Despite progress in the last 30 years, there is still a massive gap in basic health care in poor rural communities. That gap contributes to staggering statistics:
Every day, 13,773
children under the age of 5 still die from things they shouldn’t have to. Things like birth complications, pneumonia, diarrhea, and malaria – all largely treatable and preventable. One child every 7 seconds.
In Sub-Saharan Africa, 4 out of 10 children are stunted. Stunting is the impaired growth and development experienced by children with chronic poor nutrition or repeated infection in the first 1,000 days of life. Children don’t get a second chance at their first 1,000 days.
830 women die every day from preventable causes associated with pregnancy and childbirth. In our project areas, half the health clinics don’t have clean water, and 84% don't even have basic hand washing facilities.
Together, we can stop preventable death in its tracks. That’s why we focus on pregnant mothers and the first 1,000 days of their child’s life in three critical ways:
Prevention: We empower women with vital health knowledge and support so they and their children are less likely to be affected by malnutrition, disease, and sickness in the first place.
Treatment: We equip and train local community health workers to quickly diagnose and treat cases of malaria, pneumonia, and diarrhea in homes to greatly increase survival rates.
Clinic upgrades: We fill gaps at rural clinics — access to clean water, equipment, supplies, medicine, and staff training — so workers have a better chance of successfully treating patients.
Between 2016 and 2021, World Vision reached more than 1 million pregnant women, newborns, and children under the age of 5 with access to improved, life-saving healthcare through our Mother and Child Health Signature Initiative projects in Kenya, Niger, Somalia, Uganda, Zambia, and Zimbabwe. Our dedicated and expert staff have delivered on all key project targets, in spite of COVID-19. And double-digit improvements on key impact measurements continue.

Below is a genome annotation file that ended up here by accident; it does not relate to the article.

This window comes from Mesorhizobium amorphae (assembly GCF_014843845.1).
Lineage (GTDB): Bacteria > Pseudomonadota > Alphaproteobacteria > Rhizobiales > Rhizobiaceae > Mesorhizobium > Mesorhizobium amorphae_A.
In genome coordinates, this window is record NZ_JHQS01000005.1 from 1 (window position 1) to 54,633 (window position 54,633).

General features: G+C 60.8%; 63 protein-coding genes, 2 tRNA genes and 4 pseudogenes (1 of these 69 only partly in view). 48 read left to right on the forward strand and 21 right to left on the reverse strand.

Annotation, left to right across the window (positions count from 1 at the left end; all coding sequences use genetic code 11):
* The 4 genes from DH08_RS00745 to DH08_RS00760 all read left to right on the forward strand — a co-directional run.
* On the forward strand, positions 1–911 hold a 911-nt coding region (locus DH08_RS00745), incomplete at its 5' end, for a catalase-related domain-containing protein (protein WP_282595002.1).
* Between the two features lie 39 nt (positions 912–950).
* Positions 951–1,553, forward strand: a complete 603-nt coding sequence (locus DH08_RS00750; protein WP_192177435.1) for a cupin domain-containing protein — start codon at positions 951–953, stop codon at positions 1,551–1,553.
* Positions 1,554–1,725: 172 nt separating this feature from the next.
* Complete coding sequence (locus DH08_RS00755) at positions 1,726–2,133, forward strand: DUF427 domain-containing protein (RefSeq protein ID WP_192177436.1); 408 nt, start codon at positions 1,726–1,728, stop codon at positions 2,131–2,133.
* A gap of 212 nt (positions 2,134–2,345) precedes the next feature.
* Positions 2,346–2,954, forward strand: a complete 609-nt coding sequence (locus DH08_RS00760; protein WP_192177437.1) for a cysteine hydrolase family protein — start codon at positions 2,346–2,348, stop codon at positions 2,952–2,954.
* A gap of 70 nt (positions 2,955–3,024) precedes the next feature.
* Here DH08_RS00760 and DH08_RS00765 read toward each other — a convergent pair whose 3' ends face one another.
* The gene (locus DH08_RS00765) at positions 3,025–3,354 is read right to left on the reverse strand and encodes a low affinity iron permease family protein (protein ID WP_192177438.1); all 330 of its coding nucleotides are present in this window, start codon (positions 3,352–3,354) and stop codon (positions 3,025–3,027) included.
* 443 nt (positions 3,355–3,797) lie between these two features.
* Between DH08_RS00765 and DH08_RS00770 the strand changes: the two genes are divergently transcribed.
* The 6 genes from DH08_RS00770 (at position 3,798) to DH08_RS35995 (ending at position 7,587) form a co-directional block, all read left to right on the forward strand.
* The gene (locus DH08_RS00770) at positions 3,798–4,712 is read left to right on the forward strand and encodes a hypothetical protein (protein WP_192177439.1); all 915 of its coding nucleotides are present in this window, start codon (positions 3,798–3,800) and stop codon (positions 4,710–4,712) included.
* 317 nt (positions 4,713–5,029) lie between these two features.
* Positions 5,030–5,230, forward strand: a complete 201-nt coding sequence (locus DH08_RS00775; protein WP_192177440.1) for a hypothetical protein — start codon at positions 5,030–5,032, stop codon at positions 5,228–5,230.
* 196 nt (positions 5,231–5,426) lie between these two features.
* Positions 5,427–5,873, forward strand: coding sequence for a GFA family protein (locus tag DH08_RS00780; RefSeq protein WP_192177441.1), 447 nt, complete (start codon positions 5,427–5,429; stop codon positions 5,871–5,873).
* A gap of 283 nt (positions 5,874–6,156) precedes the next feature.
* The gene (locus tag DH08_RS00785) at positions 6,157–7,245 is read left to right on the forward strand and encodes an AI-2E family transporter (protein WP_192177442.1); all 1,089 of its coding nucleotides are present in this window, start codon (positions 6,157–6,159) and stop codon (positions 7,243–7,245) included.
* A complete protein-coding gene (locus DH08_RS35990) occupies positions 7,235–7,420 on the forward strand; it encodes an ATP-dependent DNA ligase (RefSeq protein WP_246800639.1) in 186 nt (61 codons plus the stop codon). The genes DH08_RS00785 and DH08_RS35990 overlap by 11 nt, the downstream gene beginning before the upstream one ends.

7,883 local community health workers and volunteers have been trained
27% fewer infants died in our Uganda project areas
162 rural health clinics have received support such as training, supplies, equipment, water, sanitation, and hygiene
94% of the malnourished children we treated in our Somalia project areas made a full recovery
6x more children diagnosed with malaria in our Zambia project area were taken to the appropriate care provider
We are blessed to partner with hundreds of Christian philanthropists and couldn’t do this work without them. And we’re able to reach more people because of our highly collaborative local and global partnerships within private and public sectors.
“I visited several health clinic that were without electricity. And then I was able to go back three years later and see the difference – see a facility with clean water, electricity and solar power.”
"The things that most impressed us was the breadth, depth, and interconnectedness of World Vision's health programs."